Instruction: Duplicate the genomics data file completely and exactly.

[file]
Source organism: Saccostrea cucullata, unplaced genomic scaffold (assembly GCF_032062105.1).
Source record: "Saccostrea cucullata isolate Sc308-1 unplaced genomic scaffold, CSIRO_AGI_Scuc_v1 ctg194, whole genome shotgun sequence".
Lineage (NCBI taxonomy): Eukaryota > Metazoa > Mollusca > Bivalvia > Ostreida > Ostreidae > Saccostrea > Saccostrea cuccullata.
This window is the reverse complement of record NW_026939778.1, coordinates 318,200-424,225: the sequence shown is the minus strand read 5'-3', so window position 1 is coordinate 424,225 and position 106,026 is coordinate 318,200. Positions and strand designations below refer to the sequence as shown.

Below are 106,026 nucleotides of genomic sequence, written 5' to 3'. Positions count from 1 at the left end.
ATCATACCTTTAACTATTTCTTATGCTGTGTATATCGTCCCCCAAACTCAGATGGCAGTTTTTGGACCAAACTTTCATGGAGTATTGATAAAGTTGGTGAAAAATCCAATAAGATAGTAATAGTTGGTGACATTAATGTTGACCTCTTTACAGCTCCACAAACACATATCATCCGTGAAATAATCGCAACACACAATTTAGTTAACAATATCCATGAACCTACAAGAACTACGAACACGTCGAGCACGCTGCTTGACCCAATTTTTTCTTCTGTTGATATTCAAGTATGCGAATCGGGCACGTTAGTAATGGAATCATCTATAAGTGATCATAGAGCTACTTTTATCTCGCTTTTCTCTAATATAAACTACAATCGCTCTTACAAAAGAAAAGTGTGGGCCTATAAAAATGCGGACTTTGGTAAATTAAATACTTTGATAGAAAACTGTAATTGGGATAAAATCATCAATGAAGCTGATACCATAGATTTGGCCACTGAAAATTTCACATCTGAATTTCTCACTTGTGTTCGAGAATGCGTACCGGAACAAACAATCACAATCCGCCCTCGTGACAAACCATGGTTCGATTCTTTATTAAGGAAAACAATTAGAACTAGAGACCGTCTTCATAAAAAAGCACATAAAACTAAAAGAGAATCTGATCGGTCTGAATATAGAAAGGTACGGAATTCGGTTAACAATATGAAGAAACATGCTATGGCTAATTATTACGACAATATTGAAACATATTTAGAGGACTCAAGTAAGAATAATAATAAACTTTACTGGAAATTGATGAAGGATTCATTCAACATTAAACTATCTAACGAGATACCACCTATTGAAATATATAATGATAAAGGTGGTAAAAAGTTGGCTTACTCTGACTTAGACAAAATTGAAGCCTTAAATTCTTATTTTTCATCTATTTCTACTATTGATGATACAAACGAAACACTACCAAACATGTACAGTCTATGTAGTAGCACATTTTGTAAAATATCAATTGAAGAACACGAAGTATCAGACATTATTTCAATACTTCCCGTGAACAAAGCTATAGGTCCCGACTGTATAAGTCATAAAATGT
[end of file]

Source organism: Saccostrea cucullata, unplaced genomic scaffold (assembly GCF_032062105.1).
Source record: "Saccostrea cucullata isolate Sc308-1 unplaced genomic scaffold, CSIRO_AGI_Scuc_v1 ctg194, whole genome shotgun sequence".
Lineage (NCBI taxonomy): Eukaryota > Metazoa > Mollusca > Bivalvia > Ostreida > Ostreidae > Saccostrea > Saccostrea cuccullata.
This window is the reverse complement of record NW_026939778.1, coordinates 318,200-424,225: the sequence shown is the minus strand read 5'-3', so window position 1 is coordinate 424,225 and position 106,026 is coordinate 318,200. Positions and strand designations below refer to the sequence as shown.

Below are 106,026 nucleotides of genomic sequence, written 5' to 3'. Positions count from 1 at the left end.
ATCATACCTTTAACTATTTCTTATGCTGTGTATATCGTCCCCCAAACTCAGATGGCAGTTTTTGGACCAAACTTTCATGGAGTATTGATAAAGTTGGTGAAAAATCCAATAAGATAGTAATAGTTGGTGACATTAATGTTGACCTCTTTACAGCTCCACAAACACATATCATCCGTGAAATAATCGCAACACACAATTTAGTTAACAATATCCATGAACCTACAAGAACTACGAACACGTCGAGCACGCTGCTTGACCCAATTTTTTCTTCTGTTGATATTCAAGTATGCGAATCGGGCACGTTAGTAATGGAATCATCTATAAGTGATCATAGAGCTACTTTTATCTCGCTTTTCTCTAATATAAACTACAATCGCTCTTACAAAAGAAAAGTGTGGGCCTATAAAAATGCGGACTTTGGTAAATTAAATACTTTGATAGAAAACTGTAATTGGGATAAAATCATCAATGAAGCTGATACCATAGATTTGGCCACTGAAAATTTCACATCTGAATTTCTCACTTGTGTTCGAGAATGCGTACCGGAACAAACAATCACAATCCGCCCTCGTGACAAACCATGGTTCGATTCTTTATTAAGGAAAACAATTAGAACTAGAGACCGTCTTCATAAAAAAGCACATAAAACTAAAAGAGAATCTGATCGGTCTGAATATAGAAAGGTACGGAATTCGGTTAACAATATGAAGAAACATGCTATGGCTAATTATTACGACAATATTGAAACATATTTAGAGGACTCAAGTAAGAATAATAATAAACTTTACTGGAAATTGATGAAGGATTCATTCAACATTAAACTATCTAACGAGATACCACCTATTGAAATATATAATGATAAAGGTGGTAAAAAGTTGGCTTACTCTGACTTAGACAAAATTGAAGCCTTAAATTCTTATTTTTCATCTATTTCTACTATTGATGATACAAACGAAACACTACCAAACATGTACAGTCTATGTAGTAGCACATTTTGTAAAATATCAATTGAAGAACACGAAGTATCAGACATTATTTCAATACTTCCCGTGAACAAAGCTATAGGTCCCGACTGTATAAGTCATAAAATGT